In the midst of his discomfort, David is finding comfort in the LORD, and he longs for his children and people to do so as well. All true worshipers should humble themselves before the mighty hand of the Lord. For it is always better for one to humble oneself, than to be forcefully humbled by the loving God of discipline.
David, like almost every other hero in Scripture, is a complex figure. He is legendary in his worship and faithfulness. He is also a man who carries with him a reputation for committing great iniquity. His pride results in the defilement of Bathsheba and death of their son. His haughtiness continues on and results in the murder of Uriah. Later, at the end of his reign, his self-centered arrogance continues to show itself, and with his unacceptable census 70,000 Israelites are killed. (2 Samuel 24)
However, David is a man after God’s own heart. He is not one who camps in the valley of wickedness forever. He is like the Prodigal Son who realizes his sin, his misery, his consequences, and his loving Heavenly Father who forgives sin. So David humbles himself, and with a contrite heart seeks reconciliation with his Lord.
Then, on a better day, David composes a contemporary ballad to be used in congregational singing. He is passionate about leading his friends to acceptably worship the Holy God:
O LORD, my heart is not lifted up; my eyes are not raised too high; I do not occupy myself with things too great and too marvelous for me. But I have calmed and quieted my soul, like a weaned child with its mother; like a weaned child is my soul within me. O Israel, hope in the LORD from this time forth and forevermore. (Psalm 131)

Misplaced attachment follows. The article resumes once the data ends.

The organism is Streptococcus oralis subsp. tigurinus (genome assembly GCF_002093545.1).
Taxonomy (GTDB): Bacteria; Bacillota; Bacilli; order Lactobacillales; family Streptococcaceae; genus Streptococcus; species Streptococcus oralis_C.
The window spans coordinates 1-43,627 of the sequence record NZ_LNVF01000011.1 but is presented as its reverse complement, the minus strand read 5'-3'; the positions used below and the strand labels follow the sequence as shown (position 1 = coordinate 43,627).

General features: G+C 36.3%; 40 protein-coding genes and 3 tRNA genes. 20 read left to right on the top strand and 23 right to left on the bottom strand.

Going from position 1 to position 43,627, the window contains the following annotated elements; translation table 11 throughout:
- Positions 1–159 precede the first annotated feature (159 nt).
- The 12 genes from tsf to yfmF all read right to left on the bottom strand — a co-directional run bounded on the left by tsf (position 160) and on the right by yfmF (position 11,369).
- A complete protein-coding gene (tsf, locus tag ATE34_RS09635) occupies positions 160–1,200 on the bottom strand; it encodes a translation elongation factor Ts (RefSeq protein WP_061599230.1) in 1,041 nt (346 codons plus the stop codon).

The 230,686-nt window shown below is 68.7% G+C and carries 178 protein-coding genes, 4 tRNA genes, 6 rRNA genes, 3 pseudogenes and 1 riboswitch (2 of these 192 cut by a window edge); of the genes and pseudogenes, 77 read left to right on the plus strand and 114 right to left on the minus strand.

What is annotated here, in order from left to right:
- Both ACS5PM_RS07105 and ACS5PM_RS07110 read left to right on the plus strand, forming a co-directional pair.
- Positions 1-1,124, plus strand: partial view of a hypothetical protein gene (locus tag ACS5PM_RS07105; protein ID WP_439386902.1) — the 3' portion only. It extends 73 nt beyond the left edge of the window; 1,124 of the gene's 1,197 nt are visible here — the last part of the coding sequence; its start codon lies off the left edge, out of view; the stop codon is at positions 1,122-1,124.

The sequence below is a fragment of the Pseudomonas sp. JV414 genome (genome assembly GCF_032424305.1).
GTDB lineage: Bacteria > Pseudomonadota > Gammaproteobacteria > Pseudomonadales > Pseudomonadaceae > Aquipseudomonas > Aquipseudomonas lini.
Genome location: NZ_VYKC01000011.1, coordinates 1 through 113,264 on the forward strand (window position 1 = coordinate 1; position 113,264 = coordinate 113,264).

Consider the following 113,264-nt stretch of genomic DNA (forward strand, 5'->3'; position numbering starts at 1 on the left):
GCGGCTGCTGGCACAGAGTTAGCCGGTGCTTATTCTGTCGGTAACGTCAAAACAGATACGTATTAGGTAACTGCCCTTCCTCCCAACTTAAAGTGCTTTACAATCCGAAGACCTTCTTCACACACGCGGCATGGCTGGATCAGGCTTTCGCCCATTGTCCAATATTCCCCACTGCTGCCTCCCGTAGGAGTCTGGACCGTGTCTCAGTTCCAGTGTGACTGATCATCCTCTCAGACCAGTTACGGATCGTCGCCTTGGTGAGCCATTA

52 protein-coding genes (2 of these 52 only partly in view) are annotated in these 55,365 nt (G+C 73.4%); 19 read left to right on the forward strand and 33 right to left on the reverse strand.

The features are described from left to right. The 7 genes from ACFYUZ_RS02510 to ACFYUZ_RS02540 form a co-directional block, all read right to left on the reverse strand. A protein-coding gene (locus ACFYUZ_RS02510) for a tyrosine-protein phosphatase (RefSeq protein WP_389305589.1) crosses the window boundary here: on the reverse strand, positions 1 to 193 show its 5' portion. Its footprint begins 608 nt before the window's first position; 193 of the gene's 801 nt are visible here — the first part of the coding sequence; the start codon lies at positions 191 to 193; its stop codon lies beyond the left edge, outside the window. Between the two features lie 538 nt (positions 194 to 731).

His lips are humbled; they will not be singing his own praise today, but giving honor and glory to God.
His hands are humbled; they will not contribute to his sin, but will be instruments of God and used to write a timeless Psalm for corporate meditation.
His heart is humbled; he loves God with all his heart, soul, mind and strength and has less room for self-adoration at the present time.
His eyes are humbled; his perspective is not one who looks down on others, but one whose head is bowed and contrite.
His walk is humbled; he does not occupy himself with being so high, mighty, and pretentious.
His soul is humbled; like a child who has sought ultimate satisfaction from his mother’s breast, so David has sought ultimate satisfaction from temporal treats. And as a child is discomforted at the age of weaning, so he too has been discomforted. Pleasure, profit, praise, possessions, and power have not brought lasting contentment.
However, in the midst of his discomfort, David is finding comfort in the LORD, and he longs for his children and people to do so as well. All true worshipers should humble themselves before the mighty hand of the Lord. For it is always better for one to humble oneself, than to be forcefully humbled by the loving God of discipline.
Joseph A. Franks IV is a minister in the Presbyterian Church in America and is Pastor of Palmetto Hills Presbyterian Church in Simpsonville, South Carolina. This article first appeared on his blog, and is used with permission.